LOUIS BRANDEIS, the Moses, not striving to be inside or popular but using our difference to literally change the world.
Like Moses, like Brandeis, we need to work on possible dreams. That’s the Jewish way.

Everybody quotes the late Reverend Martin Luther King Jr.’s “I Have a Dream” speech, and it is one of the great orations in America history. And it was on all of our minds when Barack Obama was elected President. King’s dream, at the time, seemed impossible. When America elected President Obama, the wonderful message was, “Anything is possible.”
But many in this fickle place we call America are already disillusioned with our President. Their hopes were unrealistic to begin with. They were simplistic and naïve. Did they think that the conflicts in Iraq and Afghanistan would disappear because we said we were pulling out of one country and were more determined to win the war in the other?

A candidate says that he’s for universal health care. That’s easy. If 47 million people in America live without health insurance, that’s a terrible crisis. There is no debate in my mind that something must be done. That’s the easy part. What’s difficult is to come up with a system for providing health care that will work without putting pressure on an economy that is fragile at best. What’s difficult is to create a system that will incorporate the best of medical care as it has been while providing health care for all those who do not have access to it.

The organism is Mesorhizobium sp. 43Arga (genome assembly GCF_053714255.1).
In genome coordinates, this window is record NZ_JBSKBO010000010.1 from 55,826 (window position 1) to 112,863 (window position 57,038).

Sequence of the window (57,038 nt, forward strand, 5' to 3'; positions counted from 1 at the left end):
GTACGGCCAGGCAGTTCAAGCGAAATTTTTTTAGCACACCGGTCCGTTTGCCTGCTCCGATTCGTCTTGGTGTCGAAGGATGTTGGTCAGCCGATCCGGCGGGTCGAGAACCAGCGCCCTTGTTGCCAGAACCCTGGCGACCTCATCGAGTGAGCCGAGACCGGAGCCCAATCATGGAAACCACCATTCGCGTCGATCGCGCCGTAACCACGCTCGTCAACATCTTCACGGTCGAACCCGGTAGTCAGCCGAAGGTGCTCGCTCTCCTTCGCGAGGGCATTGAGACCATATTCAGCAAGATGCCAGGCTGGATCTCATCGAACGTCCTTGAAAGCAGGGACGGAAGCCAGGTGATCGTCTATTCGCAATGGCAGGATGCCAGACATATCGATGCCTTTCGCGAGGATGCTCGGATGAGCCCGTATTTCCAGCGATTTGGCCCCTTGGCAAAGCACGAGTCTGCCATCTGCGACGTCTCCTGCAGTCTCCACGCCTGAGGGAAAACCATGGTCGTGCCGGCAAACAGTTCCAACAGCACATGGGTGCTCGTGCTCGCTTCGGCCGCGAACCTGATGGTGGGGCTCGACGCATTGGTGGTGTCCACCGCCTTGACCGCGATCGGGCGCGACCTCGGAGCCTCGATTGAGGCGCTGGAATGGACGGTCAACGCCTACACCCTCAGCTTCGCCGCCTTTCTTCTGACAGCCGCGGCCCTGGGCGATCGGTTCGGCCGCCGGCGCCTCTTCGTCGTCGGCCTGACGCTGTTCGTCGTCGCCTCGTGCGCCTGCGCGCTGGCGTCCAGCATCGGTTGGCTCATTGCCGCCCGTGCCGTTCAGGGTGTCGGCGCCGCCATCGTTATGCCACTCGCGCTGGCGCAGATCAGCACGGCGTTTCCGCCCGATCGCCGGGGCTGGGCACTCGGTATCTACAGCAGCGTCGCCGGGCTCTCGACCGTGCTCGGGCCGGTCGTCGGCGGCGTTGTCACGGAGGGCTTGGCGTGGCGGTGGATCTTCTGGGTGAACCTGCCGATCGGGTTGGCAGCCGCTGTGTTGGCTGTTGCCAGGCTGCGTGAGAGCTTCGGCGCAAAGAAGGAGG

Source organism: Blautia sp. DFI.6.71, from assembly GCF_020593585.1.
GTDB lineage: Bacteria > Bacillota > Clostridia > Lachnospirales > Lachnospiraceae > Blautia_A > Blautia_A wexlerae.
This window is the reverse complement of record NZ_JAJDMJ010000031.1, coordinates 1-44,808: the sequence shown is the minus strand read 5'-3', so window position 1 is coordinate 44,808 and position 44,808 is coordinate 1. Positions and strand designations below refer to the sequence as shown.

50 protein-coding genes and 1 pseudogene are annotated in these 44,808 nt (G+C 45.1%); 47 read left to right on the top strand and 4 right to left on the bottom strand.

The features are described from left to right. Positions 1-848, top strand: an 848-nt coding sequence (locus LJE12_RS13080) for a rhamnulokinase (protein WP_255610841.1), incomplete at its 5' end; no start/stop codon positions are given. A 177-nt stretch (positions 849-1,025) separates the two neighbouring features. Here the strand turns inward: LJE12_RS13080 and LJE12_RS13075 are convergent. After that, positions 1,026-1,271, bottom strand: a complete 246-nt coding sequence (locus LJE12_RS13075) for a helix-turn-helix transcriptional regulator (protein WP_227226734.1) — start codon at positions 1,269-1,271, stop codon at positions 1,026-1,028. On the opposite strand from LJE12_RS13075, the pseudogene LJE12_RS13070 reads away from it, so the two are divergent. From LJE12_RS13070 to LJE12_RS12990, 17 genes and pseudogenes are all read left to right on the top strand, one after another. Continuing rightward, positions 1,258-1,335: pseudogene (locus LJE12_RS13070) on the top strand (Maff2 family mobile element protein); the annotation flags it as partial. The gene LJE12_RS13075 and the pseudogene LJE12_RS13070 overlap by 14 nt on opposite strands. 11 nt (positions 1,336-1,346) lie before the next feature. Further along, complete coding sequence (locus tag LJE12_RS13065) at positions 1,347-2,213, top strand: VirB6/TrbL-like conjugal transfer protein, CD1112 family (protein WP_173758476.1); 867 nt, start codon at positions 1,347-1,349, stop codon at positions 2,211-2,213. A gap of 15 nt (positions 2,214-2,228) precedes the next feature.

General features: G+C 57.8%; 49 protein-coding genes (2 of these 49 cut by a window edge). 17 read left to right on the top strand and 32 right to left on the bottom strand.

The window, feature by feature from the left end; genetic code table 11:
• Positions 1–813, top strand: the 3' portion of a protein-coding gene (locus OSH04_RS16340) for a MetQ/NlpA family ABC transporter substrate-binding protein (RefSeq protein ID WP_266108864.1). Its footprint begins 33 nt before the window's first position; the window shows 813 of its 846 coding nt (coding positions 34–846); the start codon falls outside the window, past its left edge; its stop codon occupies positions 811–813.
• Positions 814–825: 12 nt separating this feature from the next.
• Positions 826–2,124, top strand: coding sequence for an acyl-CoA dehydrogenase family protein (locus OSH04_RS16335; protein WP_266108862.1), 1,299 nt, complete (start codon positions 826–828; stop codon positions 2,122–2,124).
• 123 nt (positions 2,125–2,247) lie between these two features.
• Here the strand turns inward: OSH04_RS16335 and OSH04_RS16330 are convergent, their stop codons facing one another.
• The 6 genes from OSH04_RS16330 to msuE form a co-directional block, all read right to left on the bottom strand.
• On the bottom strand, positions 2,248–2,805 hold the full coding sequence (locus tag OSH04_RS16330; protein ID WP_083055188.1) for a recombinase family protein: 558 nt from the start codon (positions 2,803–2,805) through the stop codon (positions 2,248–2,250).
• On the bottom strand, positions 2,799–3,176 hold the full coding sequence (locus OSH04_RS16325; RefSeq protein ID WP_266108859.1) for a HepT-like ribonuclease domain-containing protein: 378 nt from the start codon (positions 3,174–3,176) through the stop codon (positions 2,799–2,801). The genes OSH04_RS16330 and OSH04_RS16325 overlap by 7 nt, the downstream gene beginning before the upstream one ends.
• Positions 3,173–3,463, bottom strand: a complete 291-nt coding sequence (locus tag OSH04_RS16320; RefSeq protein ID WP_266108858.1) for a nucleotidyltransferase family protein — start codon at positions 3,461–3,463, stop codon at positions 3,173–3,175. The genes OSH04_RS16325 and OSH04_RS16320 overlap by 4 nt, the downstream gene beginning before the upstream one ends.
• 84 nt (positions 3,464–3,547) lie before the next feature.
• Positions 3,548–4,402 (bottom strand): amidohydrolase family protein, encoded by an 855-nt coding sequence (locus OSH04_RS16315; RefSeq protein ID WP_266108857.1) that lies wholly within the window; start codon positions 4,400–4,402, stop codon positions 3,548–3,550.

The role of Jewish people in this debate is to hold on to the dream but to state that this will be a long process that may take many years to get right and that it will always need to be changed as medical services and hardware and medications change.
We can’t let the forces that say, “You see it was impossible” win.
But we also can’t let those who would risk everything to fix the world today prevail either.

If we Jewish people are going to continue to make a difference, we have to use our outsidedness, of feeling like Brandeis that we’re not exactly in step with society, to motivate us to help our society change.